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‘Deliveroo’ drugs gang who raked in £4m taken away to prison

Cash haul: The gang made £4million a year acting as a portable drug delivery service

A GANG who made £4million a year acting as a portable narcotics delivery call centre — dubbed ‘Deliveroo for drugs’ — have been jailed.

The ten Albanian illegal immigrants ran the sophisticated round-the-clock drug call centre and delivery service in posh Royal Tunbridge Wells.

Dubbed the ’24/7 Conspiracy’, the group ran the Kent call centre between May and October last year which zapped orders out onto couriers’ burner phones.

Gang ringleader: Nelson Aliaj

Kent Police’s five-month investigation revealed a turnover of more than £1million but Judge Catherine Brown put the figure at about £4million per year.

Dealers were supplied with packs containing thirty half gram bags and sold for £40 a pop.

Couriers would then be ‘reloaded’ in exchange for £1,200 made off the previous package.

Opening the trial, prosecutor Simon Taylor likened the operation to a large scale takeaway service.

He said: ‘Organisers of the network were operating a Deliveroo or Just Eat for drugs and able to keep the key phone sterile by only using it for receiving and confirming orders.’

Clockwise from left: Izmir Basha, Arlind Palushi, Marius Kuci, Arsid Mataj, Alfred Gashi, Rigels Hadushaj, Ervis Dervishi and Fatos Metalia PICTURES: ESSEX POLICE

Judge Brown told ringleader Nelson Alliaj: ‘I am sure that, having been deported from the UK early in 2018, you came back to the UK unlawfully with the sole intention of operating this conspiracy.

‘Whether it was already up and running or whether it was initiated in the spring of 2018 when you returned is not clear.

‘This was a serious organised crime and you were at the heart of it.’

She added: ‘It is a serious aggravating feature that you re-entered the UK having been deported to carry out this criminal enterprise.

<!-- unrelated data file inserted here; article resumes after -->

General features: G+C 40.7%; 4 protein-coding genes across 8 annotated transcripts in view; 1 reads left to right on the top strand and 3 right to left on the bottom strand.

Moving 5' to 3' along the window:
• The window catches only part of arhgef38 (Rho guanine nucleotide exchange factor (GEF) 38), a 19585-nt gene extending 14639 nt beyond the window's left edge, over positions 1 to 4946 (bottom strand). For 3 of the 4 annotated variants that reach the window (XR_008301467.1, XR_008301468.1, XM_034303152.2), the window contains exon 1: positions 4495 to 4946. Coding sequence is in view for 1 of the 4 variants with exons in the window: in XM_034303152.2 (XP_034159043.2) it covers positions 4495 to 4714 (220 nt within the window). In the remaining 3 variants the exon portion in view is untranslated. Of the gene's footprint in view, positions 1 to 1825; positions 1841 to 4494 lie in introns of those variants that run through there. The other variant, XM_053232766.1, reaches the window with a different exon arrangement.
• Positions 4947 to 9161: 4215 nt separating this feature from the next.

Affluent area: Royal Tunbridge Wells in Kent

‘You had no regard to the casualties you would cause, both in terms of the drug users themselves, the knock on effects of drug crime or the wider communities.’

The judge branded Ervis Dervishi, 21, Alliaj’s ‘lieutenant and safe pair of hands’.

Dervishi organised houses, car insurance and other administrative detail to carry out the operation.

The judge said: ‘You were a safe pair of hands trusted to initiate the likes of Sadrijaq into the ways of the operation.’

Dervishi was banned from the UK for a similar offence but returned shortly after to take part in the conspiracy.

Judge Brown told Canterbury Crown Court how the scheme fell apart after a number of police stings.

One courier, Mataj Arsid, 24, supplied cocaine to an undercover police officer before his arrest.

Alliaj, of no fixed abode, was jailed for 15 years, which will run concurrently with a nine year sentence for production of Class B drugs.

Dervishi, 21, of Colchester, Essex, was sentenced to seven years, and the other eight gang members, all aged 19 to 26, were jailed for between three and seven years.

The only legal UK citizen, Xhensil Vucaj, 18, of Thornton Heath, was sentenced to two years suspended for two years and 200 hours unpaid work.